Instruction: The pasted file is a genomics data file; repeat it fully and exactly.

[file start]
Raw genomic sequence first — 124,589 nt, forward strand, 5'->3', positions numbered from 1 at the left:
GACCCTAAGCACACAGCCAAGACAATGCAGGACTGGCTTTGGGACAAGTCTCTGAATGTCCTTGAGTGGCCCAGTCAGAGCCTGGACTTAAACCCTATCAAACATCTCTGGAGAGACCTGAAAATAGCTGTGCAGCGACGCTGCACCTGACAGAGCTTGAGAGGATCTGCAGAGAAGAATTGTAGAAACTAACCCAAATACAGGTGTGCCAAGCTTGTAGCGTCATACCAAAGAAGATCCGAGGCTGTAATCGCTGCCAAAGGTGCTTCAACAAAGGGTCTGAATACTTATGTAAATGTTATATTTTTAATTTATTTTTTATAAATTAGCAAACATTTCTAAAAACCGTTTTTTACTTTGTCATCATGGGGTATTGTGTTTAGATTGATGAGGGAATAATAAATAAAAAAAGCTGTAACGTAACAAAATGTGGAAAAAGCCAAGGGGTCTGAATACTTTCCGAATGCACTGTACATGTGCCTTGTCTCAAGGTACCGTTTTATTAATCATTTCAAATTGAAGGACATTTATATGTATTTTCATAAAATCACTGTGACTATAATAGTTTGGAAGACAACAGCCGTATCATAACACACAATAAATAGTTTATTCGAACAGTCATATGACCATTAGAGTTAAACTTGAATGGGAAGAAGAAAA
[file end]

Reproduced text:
Raw genomic sequence first — 124,589 nt, forward strand, 5'->3', positions numbered from 1 at the left:
GACCCTAAGCACACAGCCAAGACAATGCAGGACTGGCTTTGGGACAAGTCTCTGAATGTCCTTGAGTGGCCCAGTCAGAGCCTGGACTTAAACCCTATCAAACATCTCTGGAGAGACCTGAAAATAGCTGTGCAGCGACGCTGCACCTGACAGAGCTTGAGAGGATCTGCAGAGAAGAATTGTAGAAACTAACCCAAATACAGGTGTGCCAAGCTTGTAGCGTCATACCAAAGAAGATCCGAGGCTGTAATCGCTGCCAAAGGTGCTTCAACAAAGGGTCTGAATACTTATGTAAATGTTATATTTTTAATTTATTTTTTATAAATTAGCAAACATTTCTAAAAACCGTTTTTTACTTTGTCATCATGGGGTATTGTGTTTAGATTGATGAGGGAATAATAAATAAAAAAAGCTGTAACGTAACAAAATGTGGAAAAAGCCAAGGGGTCTGAATACTTTCCGAATGCACTGTACATGTGCCTTGTCTCAAGGTACCGTTTTATTAATCATTTCAAATTGAAGGACATTTATATGTATTTTCATAAAATCACTGTGACTATAATAGTTTGGAAGACAACAGCCGTATCATAACACACAATAAATAGTTTATTCGAACAGTCATATGACCATTAGAGTTAAACTTGAATGGGAAGAAGAAAA